The Christchurch Health and Development Study: review of findings on child and adolescent mental health

Authors

  • David M. Fergusson ,

  • L. John Horwood


David M.Fergusson, Executive Director (Correspondence); L. John Horwood, Senior Research Fellow, Christchurch Health and Development Study, Christchurch School of Medicine, PO Box 4345, Christchurch, New Zealand. Email: david.fergusson@chmeds.ac.nz

Abstract

Objective: This paper provides an overview of the Christchurch Health and Development Study (CHDS) and a summary of findings relating to child and adolescent mental health.

Method: The CHDS is a longitudinal study of a birth cohort of 1265 children born in the Christchurch (New Zealand) urban region during mid 1977. This cohort has now been studied from birth to age 21.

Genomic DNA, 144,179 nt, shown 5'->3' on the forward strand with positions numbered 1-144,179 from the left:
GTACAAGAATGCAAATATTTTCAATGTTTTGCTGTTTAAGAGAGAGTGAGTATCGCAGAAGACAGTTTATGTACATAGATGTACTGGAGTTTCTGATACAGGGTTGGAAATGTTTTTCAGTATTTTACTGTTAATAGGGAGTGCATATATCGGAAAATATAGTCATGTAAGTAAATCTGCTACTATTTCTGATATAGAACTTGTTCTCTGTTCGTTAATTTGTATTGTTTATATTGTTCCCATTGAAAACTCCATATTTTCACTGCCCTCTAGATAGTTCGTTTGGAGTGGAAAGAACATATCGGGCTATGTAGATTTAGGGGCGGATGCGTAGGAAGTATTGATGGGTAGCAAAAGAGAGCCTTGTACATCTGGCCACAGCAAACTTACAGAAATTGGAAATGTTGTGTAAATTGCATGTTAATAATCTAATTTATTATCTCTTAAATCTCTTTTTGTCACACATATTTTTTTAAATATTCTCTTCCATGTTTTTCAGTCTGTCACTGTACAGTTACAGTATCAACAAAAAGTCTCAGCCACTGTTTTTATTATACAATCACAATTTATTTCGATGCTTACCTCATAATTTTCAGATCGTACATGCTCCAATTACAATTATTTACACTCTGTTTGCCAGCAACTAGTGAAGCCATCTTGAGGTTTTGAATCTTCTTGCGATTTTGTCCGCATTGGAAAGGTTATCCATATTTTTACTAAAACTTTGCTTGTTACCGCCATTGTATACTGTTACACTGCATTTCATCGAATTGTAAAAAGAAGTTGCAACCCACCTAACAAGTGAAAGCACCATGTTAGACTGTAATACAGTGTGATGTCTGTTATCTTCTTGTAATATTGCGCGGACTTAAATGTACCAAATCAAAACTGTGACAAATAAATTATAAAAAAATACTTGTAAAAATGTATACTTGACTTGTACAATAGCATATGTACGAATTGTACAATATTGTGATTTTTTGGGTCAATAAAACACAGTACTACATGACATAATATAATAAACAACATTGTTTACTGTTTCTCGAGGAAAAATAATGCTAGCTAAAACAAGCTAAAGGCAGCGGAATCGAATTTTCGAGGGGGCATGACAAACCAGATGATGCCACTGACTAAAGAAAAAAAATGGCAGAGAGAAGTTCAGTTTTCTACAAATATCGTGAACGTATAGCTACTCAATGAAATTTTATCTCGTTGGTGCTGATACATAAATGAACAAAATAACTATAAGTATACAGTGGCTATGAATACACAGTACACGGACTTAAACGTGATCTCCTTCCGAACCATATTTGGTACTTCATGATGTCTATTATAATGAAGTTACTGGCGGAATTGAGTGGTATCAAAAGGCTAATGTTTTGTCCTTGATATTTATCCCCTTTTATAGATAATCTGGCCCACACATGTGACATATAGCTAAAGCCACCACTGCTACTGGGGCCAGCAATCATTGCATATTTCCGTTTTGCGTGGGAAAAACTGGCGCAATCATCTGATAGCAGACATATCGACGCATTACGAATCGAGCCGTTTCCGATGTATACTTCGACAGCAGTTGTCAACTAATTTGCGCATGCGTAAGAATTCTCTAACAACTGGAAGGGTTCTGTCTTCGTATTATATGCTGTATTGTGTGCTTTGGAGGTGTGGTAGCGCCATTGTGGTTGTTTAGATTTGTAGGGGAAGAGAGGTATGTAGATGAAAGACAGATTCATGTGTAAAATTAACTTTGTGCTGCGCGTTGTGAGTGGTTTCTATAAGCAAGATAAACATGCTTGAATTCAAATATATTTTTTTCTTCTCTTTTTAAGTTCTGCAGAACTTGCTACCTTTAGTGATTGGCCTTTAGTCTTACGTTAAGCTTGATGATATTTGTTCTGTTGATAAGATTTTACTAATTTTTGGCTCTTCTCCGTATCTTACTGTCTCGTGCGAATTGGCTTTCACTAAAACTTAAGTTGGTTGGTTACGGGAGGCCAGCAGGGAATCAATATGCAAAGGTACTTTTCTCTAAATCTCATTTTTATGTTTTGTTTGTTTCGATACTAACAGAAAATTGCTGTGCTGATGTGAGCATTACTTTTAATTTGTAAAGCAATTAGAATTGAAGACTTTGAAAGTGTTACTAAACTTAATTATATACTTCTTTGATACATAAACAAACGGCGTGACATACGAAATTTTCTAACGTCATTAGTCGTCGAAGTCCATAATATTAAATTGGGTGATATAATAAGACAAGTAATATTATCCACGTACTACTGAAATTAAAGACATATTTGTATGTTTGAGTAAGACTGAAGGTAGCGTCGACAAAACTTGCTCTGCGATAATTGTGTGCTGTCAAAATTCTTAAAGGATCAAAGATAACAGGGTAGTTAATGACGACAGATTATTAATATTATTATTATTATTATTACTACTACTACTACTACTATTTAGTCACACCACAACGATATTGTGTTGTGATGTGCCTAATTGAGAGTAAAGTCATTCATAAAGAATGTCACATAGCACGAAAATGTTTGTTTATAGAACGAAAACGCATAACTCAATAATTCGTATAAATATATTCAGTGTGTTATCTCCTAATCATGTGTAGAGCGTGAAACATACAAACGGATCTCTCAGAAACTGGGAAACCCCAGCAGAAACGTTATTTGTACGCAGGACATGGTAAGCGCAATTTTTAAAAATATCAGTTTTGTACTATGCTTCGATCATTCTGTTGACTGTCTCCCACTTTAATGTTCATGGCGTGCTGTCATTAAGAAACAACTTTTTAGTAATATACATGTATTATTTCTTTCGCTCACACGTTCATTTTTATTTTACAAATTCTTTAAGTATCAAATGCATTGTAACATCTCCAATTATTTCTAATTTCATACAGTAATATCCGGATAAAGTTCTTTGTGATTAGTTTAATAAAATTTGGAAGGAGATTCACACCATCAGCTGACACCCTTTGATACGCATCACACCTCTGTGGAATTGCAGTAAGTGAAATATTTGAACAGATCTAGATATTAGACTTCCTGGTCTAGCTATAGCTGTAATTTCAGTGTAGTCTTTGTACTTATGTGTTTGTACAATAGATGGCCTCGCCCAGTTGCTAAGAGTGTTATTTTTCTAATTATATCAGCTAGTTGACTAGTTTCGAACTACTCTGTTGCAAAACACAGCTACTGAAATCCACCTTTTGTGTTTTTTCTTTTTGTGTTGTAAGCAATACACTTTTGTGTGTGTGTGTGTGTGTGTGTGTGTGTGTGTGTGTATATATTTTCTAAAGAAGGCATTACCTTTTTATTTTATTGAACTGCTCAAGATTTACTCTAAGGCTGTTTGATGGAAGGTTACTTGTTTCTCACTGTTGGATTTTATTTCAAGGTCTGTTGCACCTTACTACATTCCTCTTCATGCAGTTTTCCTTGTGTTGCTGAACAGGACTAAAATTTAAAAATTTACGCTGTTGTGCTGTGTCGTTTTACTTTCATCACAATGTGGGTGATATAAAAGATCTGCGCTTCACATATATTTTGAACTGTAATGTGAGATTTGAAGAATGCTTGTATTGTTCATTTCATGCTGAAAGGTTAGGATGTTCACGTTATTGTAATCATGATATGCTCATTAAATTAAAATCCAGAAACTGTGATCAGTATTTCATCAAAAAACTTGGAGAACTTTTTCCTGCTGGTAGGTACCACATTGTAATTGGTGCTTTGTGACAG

Results: The paper examines the ways in which the study has been able to examine a wide range of issues. Key issues examined include: (i) measurement of disorder (respondent effects; dimensionality; scales vs categories); (ii) prevalence and treatment of disorder; (iii) stability and continuity of disorders; (iv) the contribution of risk and aetiological factors (e.g. lead exposure, parental divorce, child abuse, family adversity, sexual orientation) to psychosocial adjustment; and (v) the psychosocial consequences of mental health problems in adolescence.

Conclusions: The study findings illustrate the many advantages of a longitudinal study, such as the CHDS, in providing methodologically sound, theoretically relevant and cost effective research that caters for the interests of multiple end-users including the scientific community, clinicians and applied policy makers.

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